A question that springs to mind regarding this new Wiki is "Why not simply use Wikipedia?" After all, Wikipedia has the benefit of a vast team of editors, millions of users, and the English language version has (as of late January 2012) quite nearly 4 million articles.[1] The obvious question, it would seem, is why reinvent the wheel?

The answer lies with a couple of problems in Wikipedia's stated policy. First, and most obnoxiously, is the "Notability" policy. Designed to help keep Wikipedia factual, it ends up broadly disallowing a whole host of resources invaluable to scholars and serious students - for example, by actually favoring the usage of secondary sources over primary[2] and by requiring every source to provide "significant coverage" of the topic in question. (If scholars abided by these guidelines, a great deal of research would grind to a halt!) The other problematic clause in the policy is the one prohibiting "original research",[2] intended to prevent wild speculation; by disallowing Wikipedia editors from drawing their own conclusions, though, this policy will ensure that Wikipedia remains strictly a work of reference, and not of scholarship.

There are other policy issues than the ones summarized above. Despite proclaiming itself not to be "a democracy," disputes and disagreements must be settled via a "test for consensus."[3] (And that's distinct from a democracy how..?) These consensus-based methods of resolving disagreements potentially favor the weight of public opionion over actual expertise or credentials, which might well result in bias in favor of popular, if not actually sound, opinions.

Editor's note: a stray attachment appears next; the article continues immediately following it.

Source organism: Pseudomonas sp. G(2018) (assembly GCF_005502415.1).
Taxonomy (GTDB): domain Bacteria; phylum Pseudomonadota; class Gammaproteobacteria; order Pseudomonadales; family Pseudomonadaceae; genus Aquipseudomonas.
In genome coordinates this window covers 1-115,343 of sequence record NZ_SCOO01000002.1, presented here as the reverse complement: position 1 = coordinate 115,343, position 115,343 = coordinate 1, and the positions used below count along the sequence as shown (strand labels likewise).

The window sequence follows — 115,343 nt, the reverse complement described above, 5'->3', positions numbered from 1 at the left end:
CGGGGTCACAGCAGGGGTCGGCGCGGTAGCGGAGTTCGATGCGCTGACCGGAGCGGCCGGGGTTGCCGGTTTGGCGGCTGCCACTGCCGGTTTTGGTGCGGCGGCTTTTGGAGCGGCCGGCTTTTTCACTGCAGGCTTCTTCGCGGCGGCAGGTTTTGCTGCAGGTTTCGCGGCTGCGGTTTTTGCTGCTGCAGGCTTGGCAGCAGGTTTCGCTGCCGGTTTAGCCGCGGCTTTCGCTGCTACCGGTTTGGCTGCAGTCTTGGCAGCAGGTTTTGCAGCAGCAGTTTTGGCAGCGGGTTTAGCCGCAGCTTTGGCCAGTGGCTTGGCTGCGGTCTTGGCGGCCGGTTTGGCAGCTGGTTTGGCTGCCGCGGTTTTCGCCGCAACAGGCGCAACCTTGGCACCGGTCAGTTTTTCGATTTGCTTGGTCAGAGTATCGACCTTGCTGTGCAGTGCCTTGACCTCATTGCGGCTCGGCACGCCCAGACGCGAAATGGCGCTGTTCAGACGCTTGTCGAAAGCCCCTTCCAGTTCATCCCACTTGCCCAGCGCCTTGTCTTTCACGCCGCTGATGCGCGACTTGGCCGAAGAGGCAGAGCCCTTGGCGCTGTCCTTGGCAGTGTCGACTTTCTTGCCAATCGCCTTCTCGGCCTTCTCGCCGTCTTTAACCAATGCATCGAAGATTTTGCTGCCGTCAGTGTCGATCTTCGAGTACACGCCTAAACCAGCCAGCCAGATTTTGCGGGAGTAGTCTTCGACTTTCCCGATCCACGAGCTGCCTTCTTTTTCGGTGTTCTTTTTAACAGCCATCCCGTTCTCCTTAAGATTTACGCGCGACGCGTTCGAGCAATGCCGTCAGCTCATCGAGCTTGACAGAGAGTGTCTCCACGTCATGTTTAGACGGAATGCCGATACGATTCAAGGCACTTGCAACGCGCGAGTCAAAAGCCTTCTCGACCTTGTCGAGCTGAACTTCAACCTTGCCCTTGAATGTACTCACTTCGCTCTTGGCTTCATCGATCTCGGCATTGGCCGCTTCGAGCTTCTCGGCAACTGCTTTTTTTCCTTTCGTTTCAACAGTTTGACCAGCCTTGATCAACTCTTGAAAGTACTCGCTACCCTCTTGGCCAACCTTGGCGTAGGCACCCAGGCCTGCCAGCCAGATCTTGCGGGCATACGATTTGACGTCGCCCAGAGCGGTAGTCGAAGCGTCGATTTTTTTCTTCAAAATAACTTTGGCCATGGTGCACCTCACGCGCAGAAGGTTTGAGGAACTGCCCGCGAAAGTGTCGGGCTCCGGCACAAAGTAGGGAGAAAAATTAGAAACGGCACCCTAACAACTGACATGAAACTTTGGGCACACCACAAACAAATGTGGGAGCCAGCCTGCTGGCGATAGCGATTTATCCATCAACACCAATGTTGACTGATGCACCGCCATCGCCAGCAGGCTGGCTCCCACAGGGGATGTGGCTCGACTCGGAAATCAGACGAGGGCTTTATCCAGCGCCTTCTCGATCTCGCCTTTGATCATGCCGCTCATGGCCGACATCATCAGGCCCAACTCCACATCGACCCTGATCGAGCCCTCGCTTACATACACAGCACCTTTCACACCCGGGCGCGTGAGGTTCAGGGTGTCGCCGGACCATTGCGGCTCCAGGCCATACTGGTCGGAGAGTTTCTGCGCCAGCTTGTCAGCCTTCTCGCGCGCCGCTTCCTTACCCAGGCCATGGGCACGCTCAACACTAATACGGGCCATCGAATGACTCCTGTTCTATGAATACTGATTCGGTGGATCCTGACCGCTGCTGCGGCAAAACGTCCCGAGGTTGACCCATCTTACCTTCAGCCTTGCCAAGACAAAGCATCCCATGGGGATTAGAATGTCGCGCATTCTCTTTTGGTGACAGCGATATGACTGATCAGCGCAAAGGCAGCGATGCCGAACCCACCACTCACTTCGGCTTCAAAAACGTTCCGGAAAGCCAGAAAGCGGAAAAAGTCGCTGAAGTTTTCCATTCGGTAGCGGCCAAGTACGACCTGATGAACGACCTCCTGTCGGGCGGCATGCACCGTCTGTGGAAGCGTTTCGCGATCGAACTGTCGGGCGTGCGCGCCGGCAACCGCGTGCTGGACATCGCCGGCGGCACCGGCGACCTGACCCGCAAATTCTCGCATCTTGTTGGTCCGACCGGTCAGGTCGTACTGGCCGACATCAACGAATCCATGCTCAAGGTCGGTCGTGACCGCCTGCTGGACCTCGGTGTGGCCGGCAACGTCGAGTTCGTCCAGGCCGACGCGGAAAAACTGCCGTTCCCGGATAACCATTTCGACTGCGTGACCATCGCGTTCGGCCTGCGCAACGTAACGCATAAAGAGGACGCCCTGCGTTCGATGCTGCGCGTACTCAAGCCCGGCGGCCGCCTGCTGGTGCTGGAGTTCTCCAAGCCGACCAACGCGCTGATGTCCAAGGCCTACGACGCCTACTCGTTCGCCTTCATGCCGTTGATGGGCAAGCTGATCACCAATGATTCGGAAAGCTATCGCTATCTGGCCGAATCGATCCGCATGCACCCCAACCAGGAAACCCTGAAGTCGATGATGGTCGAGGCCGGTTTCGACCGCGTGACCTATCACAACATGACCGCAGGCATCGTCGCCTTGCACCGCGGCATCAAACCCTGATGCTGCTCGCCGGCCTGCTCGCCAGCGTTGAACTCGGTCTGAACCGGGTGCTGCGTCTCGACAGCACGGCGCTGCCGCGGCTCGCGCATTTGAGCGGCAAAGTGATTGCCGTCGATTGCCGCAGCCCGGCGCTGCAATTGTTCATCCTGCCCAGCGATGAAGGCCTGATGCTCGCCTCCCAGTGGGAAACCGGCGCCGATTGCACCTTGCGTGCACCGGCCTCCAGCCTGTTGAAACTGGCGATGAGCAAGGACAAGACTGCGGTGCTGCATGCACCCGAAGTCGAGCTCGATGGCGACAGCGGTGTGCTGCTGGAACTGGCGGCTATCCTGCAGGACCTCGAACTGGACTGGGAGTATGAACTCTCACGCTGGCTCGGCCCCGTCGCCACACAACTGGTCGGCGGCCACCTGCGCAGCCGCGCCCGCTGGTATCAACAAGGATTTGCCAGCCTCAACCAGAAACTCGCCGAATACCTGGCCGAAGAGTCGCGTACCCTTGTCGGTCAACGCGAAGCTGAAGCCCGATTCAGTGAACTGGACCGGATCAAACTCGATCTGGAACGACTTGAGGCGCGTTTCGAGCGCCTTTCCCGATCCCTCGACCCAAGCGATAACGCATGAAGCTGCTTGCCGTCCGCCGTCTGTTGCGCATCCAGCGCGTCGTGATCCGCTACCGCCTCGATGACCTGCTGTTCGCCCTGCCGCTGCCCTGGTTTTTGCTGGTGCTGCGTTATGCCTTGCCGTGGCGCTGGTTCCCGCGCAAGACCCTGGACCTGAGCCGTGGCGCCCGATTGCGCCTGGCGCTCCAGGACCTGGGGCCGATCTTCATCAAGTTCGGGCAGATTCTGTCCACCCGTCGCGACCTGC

The above brings up a final issue with Wikipedia: its well-documented favoring of popular topics over topics that are actually important. By way of example, the article on Mjolnir (the hammer of Thor the Marvel superhero) is about 2430 words long and has 81 references,[4] while the article on Mjölnir (the hammer of Thor the Norse god) is approximately 1615 words long and has 17.[5] The article on Skyrim (a video game about killing dragons) is about 4720 words long with 111 references,[6] while the article on the Völsunga saga (a legendary saga about killing dragons) is about 730 words long with 7.[7]

This is obviously just silly.